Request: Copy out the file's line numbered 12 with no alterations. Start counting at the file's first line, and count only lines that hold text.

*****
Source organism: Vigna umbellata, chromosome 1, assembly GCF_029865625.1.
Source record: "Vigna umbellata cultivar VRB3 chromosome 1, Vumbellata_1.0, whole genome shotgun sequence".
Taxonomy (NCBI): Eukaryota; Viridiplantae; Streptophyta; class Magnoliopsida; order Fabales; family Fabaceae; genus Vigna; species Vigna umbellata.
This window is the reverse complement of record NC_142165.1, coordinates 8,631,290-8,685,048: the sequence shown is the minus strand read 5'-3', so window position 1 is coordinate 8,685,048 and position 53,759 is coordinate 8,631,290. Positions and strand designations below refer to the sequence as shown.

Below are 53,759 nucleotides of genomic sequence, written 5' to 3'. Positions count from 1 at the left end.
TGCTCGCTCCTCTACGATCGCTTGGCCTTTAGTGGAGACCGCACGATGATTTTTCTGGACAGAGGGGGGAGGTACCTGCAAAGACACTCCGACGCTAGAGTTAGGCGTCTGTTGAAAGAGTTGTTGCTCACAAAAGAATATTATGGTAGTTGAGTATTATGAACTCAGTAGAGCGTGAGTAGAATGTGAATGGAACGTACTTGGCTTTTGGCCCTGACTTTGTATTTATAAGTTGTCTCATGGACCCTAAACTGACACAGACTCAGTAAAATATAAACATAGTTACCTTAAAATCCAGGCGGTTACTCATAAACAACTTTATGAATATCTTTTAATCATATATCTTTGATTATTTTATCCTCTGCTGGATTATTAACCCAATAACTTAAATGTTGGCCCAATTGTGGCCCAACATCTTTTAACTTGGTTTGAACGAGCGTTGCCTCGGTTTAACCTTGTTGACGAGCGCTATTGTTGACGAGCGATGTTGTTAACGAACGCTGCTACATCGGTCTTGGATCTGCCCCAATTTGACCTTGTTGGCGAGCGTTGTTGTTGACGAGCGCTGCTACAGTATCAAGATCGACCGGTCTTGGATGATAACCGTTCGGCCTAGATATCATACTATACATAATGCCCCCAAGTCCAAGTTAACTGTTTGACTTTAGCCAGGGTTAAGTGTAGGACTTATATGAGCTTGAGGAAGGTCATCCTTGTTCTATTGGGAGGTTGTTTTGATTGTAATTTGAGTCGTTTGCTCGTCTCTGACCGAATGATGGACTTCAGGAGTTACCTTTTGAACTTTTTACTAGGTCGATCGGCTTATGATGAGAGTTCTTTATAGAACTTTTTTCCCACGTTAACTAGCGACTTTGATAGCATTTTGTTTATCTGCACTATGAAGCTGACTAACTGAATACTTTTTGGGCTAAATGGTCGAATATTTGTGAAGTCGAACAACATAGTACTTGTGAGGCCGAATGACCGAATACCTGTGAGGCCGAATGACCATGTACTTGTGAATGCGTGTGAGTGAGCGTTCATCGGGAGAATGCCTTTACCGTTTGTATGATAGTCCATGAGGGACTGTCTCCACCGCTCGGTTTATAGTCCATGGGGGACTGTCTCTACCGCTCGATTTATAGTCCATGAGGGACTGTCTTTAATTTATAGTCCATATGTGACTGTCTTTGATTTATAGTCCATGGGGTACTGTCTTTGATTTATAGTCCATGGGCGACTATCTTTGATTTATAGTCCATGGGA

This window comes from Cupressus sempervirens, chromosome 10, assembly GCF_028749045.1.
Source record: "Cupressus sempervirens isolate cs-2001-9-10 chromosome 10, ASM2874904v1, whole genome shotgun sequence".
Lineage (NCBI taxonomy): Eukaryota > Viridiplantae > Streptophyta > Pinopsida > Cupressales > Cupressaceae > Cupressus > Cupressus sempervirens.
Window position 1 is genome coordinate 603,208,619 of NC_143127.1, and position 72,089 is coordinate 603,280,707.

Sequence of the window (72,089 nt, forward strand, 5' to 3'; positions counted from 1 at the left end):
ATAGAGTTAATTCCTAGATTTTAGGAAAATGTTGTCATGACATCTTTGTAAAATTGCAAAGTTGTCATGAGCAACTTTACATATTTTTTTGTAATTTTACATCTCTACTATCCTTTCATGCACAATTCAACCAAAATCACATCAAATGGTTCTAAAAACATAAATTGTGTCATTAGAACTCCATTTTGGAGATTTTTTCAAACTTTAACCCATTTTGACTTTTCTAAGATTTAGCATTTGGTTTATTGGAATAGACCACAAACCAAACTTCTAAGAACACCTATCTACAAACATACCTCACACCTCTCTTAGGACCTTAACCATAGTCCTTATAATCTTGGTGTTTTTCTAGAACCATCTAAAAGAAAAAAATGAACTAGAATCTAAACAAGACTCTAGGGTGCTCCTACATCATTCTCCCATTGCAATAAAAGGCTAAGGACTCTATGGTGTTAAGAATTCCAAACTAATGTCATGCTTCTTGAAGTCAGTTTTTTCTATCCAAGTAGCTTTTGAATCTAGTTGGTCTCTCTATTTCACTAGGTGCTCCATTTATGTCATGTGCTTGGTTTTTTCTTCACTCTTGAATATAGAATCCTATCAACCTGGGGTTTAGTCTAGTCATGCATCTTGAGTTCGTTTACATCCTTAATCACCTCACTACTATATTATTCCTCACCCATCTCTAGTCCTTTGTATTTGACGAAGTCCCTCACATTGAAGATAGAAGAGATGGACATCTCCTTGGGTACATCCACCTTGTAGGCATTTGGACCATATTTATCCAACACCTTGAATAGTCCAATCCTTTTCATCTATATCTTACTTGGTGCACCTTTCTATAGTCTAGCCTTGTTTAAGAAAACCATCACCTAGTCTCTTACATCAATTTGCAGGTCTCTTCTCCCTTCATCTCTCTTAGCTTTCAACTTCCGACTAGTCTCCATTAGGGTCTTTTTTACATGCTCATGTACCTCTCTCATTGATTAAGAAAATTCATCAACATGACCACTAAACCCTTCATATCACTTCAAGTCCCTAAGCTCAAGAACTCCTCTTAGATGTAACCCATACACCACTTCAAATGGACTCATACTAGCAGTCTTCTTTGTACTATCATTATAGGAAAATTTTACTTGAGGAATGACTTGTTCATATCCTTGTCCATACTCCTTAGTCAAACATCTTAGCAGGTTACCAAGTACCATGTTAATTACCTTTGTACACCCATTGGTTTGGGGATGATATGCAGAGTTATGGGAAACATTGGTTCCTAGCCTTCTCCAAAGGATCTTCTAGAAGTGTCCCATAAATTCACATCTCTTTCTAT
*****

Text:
ATAGAGTTAATTCCTAGATTTTAGGAAAATGTTGTCATGACATCTTTGTAAAATTGCAAAGTTGTCATGAGCAACTTTACATATTTTTTTGTAATTTTACATCTCTACTATCCTTTCATGCACAATTCAACCAAAATCACATCAAATGGTTCTAAAAACATAAATTGTGTCATTAGAACTCCATTTTGGAGATTTTTTCAAACTTTAACCCATTTTGACTTTTCTAAGATTTAGCATTTGGTTTATTGGAATAGACCACAAACCAAACTTCTAAGAACACCTATCTACAAACATACCTCACACCTCTCTTAGGACCTTAACCATAGTCCTTATAATCTTGGTGTTTTTCTAGAACCATCTAAAAGAAAAAAATGAACTAGAATCTAAACAAGACTCTAGGGTGCTCCTACATCATTCTCCCATTGCAATAAAAGGCTAAGGACTCTATGGTGTTAAGAATTCCAAACTAATGTCATGCTTCTTGAAGTCAGTTTTTTCTATCCAAGTAGCTTTTGAATCTAGTTGGTCTCTCTATTTCACTAGGTGCTCCATTTATGTCATGTGCTTGGTTTTTTCTTCACTCTTGAATATAGAATCCTATCAACCTGGGGTTTAGTCTAGTCATGCATCTTGAGTTCGTTTACATCCTTAATCACCTCACTACTATATTATTCCTCACCCATCTCTAGTCCTTTGTATTTGACGAAGTCCCTCACATTGAAGATAGAAGAGATGGACATCTCCTTGGGTACATCCACCTTGTAGGCATTTGGACCATATTTATCCAACACCTTGAATAGTCCAATCCTTTTCATCTATATCTTACTTGGTGCACCTTTCTATAGTCTAGCCTTGTTTAAGAAAACCATCACCTAGTCTCTTACATCAATTTGCAGGTCTCTTCTCCCTTCATCTCTCTTAGCTTTCAACTTCCGACTAGTCTCCATTAGGGTCTTTTTTACATGCTCATGTACCTCTCTCATTGATTAAGAAAATTCATCAACATGACCACTAAACCCTTCATATCACTTCAAGTCCCTAAGCTCAAGAACTCCTCTTAGATGTAACCCATACACCACTTCAAATGGACTCATACTAGCAGTCTTCTTTGTACTATCATTATAGGAAAATTTTACTTGAGGAATGACTTGTTCATATCCTTGTCCATACTCCTTAGTCAAACATCTTAGCAGGTTACCAAGTACCATGTTAATTACCTTTGTACACCCATTGGTTTGGGGATGATATGCAGAGTTATGGGAAACATTGGTTCCTAGCCTTCTCCAAAGGATCTTCTAGAAGTGTCCCATAAATTCACATCTCTTTCTAT